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New life for historic Rochester building

The Conley-Maass-Downs Building on 4th Street SW in downtown Rochester is set to be redeveloped into a restaurant and offices.

The story of one of Rochester's most historic buildings is soon to open a new chapter: the Rochester City Council approved a funding agreement with the owners of the Conley-Maass Building that will allow a restoration of the 115-year-old property.

The council voted Monday night to establish an economic development district and tax-increment financing district for the building at 14 Fourth Street SW, and to enter a development assistance agreement that provides up to $400,000 in funding to the project.

Traci Downs , who with her husband Hunter Downs purchased the building in June, was ecstatic to finalize the agreement.

"This is one of those projects which has been just a group effort of wonderful people coming together to save a historic building, and not just for the sake of saving it but taking and creating a sense of place and development in downtown Rochester," Downs said.

"We've had such overwhelming support, and it's been really gratifying and exciting."


Council Member Michael Wojcik spoke highly of the project and the building owners. Wojcik has asked for higher standards for the city's tax-increment financing in the past, but in this instance, he found fair value in the renovation.

"The community has spoken pretty loud and clear saying a lot of these historic structures in the downtown, we do value them," Wojcik said. "I think this has been a fantastic partnership with some really outstanding entrepreneurs."

The $3 million restoration project will rehabilitate the blighted building, Downs said, and create spaces for a restaurant, offices and co-working space.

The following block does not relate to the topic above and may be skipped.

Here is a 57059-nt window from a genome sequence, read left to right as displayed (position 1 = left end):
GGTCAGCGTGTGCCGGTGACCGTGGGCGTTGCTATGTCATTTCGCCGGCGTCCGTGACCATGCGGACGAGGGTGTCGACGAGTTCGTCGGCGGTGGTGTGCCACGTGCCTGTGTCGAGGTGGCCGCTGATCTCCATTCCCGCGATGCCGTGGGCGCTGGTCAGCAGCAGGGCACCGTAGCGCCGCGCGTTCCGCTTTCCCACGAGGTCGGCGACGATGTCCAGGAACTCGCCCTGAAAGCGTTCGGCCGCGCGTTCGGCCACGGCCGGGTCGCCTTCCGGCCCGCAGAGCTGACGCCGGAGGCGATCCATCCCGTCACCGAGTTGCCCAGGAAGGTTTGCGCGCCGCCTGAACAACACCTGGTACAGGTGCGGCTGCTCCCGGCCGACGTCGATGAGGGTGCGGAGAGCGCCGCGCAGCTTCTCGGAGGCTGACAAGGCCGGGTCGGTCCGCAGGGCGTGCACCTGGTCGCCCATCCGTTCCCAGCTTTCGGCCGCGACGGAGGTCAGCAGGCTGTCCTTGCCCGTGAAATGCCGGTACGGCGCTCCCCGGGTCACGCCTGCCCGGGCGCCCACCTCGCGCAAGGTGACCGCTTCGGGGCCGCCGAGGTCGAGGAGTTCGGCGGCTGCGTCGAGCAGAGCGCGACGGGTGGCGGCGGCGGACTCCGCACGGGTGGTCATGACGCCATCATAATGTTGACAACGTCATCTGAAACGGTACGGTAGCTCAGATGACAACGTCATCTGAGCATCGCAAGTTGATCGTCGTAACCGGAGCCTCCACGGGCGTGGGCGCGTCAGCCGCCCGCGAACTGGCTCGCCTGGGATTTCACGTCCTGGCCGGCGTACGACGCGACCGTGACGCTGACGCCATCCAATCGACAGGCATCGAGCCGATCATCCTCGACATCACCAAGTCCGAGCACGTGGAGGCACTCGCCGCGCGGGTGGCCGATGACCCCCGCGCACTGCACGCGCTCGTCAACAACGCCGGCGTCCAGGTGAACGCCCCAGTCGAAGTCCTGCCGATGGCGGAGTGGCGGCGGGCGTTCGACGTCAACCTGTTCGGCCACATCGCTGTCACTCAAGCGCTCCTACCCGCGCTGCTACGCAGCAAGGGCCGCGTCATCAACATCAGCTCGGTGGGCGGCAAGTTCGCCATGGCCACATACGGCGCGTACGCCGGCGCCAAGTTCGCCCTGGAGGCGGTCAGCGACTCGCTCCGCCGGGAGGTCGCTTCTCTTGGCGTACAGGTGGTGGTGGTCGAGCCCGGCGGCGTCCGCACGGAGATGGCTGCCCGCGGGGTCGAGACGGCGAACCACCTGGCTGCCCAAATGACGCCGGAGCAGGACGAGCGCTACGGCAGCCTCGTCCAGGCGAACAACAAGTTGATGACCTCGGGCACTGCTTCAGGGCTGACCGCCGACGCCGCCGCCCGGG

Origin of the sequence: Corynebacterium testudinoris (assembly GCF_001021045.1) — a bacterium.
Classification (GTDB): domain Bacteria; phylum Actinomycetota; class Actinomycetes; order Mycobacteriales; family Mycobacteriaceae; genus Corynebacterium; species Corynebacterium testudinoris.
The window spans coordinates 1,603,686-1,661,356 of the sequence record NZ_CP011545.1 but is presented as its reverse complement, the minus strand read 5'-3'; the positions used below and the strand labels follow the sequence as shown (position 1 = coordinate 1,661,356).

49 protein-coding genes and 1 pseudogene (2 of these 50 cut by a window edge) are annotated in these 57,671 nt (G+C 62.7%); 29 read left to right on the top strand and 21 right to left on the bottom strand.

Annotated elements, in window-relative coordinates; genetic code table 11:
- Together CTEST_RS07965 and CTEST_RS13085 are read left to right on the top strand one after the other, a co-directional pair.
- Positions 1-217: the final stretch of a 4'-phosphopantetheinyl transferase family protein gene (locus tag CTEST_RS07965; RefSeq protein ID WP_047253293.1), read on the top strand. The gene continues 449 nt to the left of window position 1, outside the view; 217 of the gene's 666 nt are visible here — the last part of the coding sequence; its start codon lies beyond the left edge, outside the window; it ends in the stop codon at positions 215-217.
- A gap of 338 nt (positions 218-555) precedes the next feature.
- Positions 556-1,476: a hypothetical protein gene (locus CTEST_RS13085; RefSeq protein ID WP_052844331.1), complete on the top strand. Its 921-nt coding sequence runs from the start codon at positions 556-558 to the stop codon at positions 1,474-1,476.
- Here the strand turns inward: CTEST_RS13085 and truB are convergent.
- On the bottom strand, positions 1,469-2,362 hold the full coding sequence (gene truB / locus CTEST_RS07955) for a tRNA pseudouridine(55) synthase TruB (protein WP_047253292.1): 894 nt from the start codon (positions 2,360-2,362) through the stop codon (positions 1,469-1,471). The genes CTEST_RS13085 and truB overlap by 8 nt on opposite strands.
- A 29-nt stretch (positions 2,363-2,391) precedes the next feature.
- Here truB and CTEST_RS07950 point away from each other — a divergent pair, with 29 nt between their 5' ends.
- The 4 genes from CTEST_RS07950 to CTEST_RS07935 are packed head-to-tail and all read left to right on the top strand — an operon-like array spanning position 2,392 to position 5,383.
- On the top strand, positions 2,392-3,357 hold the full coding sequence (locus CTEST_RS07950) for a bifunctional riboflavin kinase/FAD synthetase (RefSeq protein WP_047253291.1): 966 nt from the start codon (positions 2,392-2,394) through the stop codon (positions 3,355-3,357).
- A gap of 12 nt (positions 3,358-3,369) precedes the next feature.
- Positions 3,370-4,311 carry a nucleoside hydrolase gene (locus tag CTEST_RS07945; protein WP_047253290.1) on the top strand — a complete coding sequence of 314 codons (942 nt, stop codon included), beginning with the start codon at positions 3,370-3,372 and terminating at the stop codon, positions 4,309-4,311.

"We have an exciting lineup of tenants that are going in," Downs said. "It's turning this building, which was kind of slated for tear down, and is going to be turning it into one of the gems of downtown."

The development assistance agreement provides for up to $400,000 or 15 years of tax increments, whichever comes first, at a 3 percent interest rate. The increments will be reimbursed to the developers over the life of the district, which starts Aug. 1, 2018.

The owners have submitted the Conley-Maass Building to be included on the National Register of Historic Places and would seek historic preservation tax credits, as well, Downs said.

The project will not receive financial assistance from the Destination Medical Center Economic Development Agency, according to City Council President Randy Staver.

"I was a little puzzled and a little disappointed, I should say, that the DMC EDA supports the project but will not be recommending it for consideration as part of the DMC development plan," Staver said.


"This seemed like a great opportunity to support the preservation aspect of what we're trying to retain as part of the overall DMC vision."

Work on the restoration project is anticipated to begin this month and continue over the next year.

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